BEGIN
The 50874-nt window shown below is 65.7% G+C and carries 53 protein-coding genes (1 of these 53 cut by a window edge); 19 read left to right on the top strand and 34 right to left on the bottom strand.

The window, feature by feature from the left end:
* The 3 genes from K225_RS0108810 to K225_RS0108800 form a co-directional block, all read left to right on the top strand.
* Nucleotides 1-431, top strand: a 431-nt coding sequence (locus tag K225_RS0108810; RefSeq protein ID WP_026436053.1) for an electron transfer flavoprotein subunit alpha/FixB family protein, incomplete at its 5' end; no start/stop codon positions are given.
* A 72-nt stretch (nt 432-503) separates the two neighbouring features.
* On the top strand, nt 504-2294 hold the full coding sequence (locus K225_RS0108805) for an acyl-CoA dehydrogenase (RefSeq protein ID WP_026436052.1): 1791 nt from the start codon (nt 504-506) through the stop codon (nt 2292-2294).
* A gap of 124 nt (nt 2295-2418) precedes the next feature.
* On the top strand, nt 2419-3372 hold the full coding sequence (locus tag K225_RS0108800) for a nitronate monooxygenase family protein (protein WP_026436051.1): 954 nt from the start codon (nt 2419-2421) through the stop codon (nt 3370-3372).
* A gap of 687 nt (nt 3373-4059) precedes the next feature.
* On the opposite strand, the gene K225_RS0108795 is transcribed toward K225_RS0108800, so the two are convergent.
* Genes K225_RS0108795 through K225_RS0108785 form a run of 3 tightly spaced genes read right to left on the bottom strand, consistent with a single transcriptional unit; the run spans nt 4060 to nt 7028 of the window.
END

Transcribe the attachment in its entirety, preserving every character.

The 50874-nt window shown below is 65.7% G+C and carries 53 protein-coding genes (1 of these 53 cut by a window edge); 19 read left to right on the top strand and 34 right to left on the bottom strand.

The window, feature by feature from the left end:
* The 3 genes from K225_RS0108810 to K225_RS0108800 form a co-directional block, all read left to right on the top strand.
* Nucleotides 1-431, top strand: a 431-nt coding sequence (locus tag K225_RS0108810; RefSeq protein ID WP_026436053.1) for an electron transfer flavoprotein subunit alpha/FixB family protein, incomplete at its 5' end; no start/stop codon positions are given.
* A 72-nt stretch (nt 432-503) separates the two neighbouring features.
* On the top strand, nt 504-2294 hold the full coding sequence (locus K225_RS0108805) for an acyl-CoA dehydrogenase (RefSeq protein ID WP_026436052.1): 1791 nt from the start codon (nt 504-506) through the stop codon (nt 2292-2294).
* A gap of 124 nt (nt 2295-2418) precedes the next feature.
* On the top strand, nt 2419-3372 hold the full coding sequence (locus tag K225_RS0108800) for a nitronate monooxygenase family protein (protein WP_026436051.1): 954 nt from the start codon (nt 2419-2421) through the stop codon (nt 3370-3372).
* A gap of 687 nt (nt 3373-4059) precedes the next feature.
* On the opposite strand, the gene K225_RS0108795 is transcribed toward K225_RS0108800, so the two are convergent.
* Genes K225_RS0108795 through K225_RS0108785 form a run of 3 tightly spaced genes read right to left on the bottom strand, consistent with a single transcriptional unit; the run spans nt 4060 to nt 7028 of the window.